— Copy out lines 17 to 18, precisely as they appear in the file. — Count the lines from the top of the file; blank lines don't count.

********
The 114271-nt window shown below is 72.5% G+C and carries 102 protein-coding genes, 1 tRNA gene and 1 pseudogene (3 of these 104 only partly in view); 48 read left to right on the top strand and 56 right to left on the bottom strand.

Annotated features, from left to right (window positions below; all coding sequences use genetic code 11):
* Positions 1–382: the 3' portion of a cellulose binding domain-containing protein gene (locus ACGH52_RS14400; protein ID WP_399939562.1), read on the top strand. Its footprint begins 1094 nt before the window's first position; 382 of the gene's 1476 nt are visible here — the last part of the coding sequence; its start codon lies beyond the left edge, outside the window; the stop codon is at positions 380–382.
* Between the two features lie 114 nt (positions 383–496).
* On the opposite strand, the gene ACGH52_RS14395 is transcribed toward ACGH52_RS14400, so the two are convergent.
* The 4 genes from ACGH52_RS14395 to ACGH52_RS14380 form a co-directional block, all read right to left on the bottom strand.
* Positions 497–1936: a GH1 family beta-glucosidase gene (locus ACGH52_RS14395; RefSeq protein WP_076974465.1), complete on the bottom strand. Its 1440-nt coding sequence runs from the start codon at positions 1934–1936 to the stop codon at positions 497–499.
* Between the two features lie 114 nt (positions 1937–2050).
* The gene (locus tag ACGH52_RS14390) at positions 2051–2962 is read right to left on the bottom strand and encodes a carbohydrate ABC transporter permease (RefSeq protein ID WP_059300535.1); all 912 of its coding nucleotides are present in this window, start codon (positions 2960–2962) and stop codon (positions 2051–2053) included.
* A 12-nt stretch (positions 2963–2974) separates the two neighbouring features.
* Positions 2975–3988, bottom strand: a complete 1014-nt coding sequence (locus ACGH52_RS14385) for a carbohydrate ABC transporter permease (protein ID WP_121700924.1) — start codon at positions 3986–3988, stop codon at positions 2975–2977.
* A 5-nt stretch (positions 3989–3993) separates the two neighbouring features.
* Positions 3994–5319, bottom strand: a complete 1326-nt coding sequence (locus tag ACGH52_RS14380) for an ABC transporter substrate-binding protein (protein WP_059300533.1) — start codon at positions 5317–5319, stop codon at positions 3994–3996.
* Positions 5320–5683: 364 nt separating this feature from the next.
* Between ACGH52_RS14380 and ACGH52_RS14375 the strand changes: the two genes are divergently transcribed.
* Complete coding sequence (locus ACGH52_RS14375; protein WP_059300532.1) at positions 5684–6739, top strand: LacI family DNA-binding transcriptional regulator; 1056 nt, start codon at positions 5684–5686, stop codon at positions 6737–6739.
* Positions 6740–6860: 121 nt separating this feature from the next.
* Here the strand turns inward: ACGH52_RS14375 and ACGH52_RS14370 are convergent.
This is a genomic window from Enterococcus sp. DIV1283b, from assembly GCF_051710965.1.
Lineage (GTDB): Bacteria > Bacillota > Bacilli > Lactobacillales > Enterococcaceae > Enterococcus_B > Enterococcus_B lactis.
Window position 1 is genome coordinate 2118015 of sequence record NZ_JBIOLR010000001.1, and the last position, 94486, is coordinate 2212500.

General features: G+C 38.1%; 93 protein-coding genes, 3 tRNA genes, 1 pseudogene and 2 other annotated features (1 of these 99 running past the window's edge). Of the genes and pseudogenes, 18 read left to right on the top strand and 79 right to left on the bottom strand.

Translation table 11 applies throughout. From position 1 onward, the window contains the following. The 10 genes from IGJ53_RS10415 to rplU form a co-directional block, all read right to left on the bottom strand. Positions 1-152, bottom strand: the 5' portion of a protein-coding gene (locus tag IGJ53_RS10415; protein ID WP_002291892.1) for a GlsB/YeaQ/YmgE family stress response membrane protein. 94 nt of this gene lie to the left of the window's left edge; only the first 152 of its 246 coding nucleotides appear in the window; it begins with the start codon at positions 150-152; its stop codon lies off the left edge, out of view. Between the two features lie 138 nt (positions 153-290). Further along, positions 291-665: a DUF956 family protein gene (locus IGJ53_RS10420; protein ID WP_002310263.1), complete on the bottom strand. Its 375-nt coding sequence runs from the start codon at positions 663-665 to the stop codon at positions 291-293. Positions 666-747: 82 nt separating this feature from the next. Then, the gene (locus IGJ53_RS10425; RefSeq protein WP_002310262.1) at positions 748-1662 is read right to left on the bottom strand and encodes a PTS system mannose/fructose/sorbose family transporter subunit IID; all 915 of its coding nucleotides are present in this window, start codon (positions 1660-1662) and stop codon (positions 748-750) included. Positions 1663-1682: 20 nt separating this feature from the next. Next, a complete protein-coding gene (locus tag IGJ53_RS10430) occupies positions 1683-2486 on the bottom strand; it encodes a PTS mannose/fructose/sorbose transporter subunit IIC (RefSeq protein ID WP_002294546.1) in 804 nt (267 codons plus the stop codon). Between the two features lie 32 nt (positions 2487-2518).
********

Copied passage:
* Positions 6740–6860: 121 nt separating this feature from the next.
* Here the strand turns inward: ACGH52_RS14375 and ACGH52_RS14370 are convergent.